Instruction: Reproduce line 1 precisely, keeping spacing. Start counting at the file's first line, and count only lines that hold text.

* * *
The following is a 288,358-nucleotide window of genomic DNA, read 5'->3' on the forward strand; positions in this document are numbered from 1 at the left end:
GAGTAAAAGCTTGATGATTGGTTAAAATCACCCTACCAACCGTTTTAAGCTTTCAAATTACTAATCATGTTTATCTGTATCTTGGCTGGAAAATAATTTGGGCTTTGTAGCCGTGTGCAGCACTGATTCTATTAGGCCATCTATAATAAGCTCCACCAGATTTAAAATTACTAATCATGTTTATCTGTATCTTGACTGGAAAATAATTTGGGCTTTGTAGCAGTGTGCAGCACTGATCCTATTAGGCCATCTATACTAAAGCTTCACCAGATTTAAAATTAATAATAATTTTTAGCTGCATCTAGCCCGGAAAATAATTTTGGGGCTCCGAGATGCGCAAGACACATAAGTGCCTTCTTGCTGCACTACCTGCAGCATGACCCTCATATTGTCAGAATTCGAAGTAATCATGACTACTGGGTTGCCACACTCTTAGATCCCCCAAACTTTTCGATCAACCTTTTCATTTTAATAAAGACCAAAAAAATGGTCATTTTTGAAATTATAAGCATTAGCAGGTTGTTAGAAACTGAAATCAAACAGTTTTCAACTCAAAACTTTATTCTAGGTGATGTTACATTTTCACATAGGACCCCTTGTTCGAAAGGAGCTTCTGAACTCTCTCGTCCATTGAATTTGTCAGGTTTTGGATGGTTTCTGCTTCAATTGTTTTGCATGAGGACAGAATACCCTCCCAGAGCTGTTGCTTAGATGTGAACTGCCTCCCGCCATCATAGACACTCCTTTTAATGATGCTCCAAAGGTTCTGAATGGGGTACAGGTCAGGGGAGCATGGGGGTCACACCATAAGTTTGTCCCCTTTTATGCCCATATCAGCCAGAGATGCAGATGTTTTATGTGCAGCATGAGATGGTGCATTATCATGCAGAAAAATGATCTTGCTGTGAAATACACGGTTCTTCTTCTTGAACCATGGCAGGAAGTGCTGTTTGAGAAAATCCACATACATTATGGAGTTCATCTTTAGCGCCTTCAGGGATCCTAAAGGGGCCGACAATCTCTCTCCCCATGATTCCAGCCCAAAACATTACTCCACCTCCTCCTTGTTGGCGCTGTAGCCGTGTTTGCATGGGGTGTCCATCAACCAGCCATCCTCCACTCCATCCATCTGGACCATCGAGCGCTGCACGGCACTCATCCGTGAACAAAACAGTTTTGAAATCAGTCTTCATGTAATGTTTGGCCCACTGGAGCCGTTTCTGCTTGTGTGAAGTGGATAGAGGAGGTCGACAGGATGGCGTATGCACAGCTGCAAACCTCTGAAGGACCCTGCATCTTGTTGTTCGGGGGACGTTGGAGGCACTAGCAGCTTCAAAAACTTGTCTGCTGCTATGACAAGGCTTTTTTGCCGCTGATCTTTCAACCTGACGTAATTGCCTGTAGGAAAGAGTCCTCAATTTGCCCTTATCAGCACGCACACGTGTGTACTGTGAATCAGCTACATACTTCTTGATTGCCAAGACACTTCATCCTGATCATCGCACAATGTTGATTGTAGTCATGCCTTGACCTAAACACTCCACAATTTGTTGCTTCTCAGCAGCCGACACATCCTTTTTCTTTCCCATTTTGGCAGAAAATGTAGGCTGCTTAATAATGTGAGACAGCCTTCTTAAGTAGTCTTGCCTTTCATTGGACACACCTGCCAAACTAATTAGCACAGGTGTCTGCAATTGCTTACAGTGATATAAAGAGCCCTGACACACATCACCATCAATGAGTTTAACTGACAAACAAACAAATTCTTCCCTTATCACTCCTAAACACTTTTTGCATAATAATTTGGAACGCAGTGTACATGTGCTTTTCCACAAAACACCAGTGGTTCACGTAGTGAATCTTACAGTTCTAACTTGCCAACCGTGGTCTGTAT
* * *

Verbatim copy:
The following is a 288,358-nucleotide window of genomic DNA, read 5'->3' on the forward strand; positions in this document are numbered from 1 at the left end: